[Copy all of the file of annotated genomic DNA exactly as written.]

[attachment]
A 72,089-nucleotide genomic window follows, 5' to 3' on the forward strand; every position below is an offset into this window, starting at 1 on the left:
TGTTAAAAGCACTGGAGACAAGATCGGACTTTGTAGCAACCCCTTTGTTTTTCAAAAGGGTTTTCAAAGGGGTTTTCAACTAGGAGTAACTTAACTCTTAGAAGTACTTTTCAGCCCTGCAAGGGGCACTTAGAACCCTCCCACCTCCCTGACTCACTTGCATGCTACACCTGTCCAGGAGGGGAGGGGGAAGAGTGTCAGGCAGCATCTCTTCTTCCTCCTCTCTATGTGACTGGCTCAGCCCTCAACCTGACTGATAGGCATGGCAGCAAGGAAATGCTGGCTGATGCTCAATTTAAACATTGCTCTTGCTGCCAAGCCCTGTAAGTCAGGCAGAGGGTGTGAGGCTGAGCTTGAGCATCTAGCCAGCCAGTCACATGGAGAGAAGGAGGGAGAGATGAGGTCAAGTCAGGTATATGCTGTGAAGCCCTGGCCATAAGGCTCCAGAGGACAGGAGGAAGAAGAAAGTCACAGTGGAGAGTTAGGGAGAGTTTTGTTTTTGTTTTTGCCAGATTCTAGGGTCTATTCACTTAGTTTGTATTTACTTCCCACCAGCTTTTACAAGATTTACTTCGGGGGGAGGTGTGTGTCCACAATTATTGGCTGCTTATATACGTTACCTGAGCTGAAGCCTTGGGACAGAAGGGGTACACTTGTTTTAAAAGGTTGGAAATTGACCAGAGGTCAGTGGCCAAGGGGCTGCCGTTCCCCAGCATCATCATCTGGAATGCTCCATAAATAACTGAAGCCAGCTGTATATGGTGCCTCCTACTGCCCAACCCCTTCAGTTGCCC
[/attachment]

A 72,089-nucleotide genomic window follows, 5' to 3' on the forward strand; every position below is an offset into this window, starting at 1 on the left:
TGTTAAAAGCACTGGAGACAAGATCGGACTTTGTAGCAACCCCTTTGTTTTTCAAAAGGGTTTTCAAAGGGGTTTTCAACTAGGAGTAACTTAACTCTTAGAAGTACTTTTCAGCCCTGCAAGGGGCACTTAGAACCCTCCCACCTCCCTGACTCACTTGCATGCTACACCTGTCCAGGAGGGGAGGGGGAAGAGTGTCAGGCAGCATCTCTTCTTCCTCCTCTCTATGTGACTGGCTCAGCCCTCAACCTGACTGATAGGCATGGCAGCAAGGAAATGCTGGCTGATGCTCAATTTAAACATTGCTCTTGCTGCCAAGCCCTGTAAGTCAGGCAGAGGGTGTGAGGCTGAGCTTGAGCATCTAGCCAGCCAGTCACATGGAGAGAAGGAGGGAGAGATGAGGTCAAGTCAGGTATATGCTGTGAAGCCCTGGCCATAAGGCTCCAGAGGACAGGAGGAAGAAGAAAGTCACAGTGGAGAGTTAGGGAGAGTTTTGTTTTTGTTTTTGCCAGATTCTAGGGTCTATTCACTTAGTTTGTATTTACTTCCCACCAGCTTTTACAAGATTTACTTCGGGGGGAGGTGTGTGTCCACAATTATTGGCTGCTTATATACGTTACCTGAGCTGAAGCCTTGGGACAGAAGGGGTACACTTGTTTTAAAAGGTTGGAAATTGACCAGAGGTCAGTGGCCAAGGGGCTGCCGTTCCCCAGCATCATCATCTGGAATGCTCCATAAATAACTGAAGCCAGCTGTATATGGTGCCTCCTACTGCCCAACCCCTTCAGTTGCCC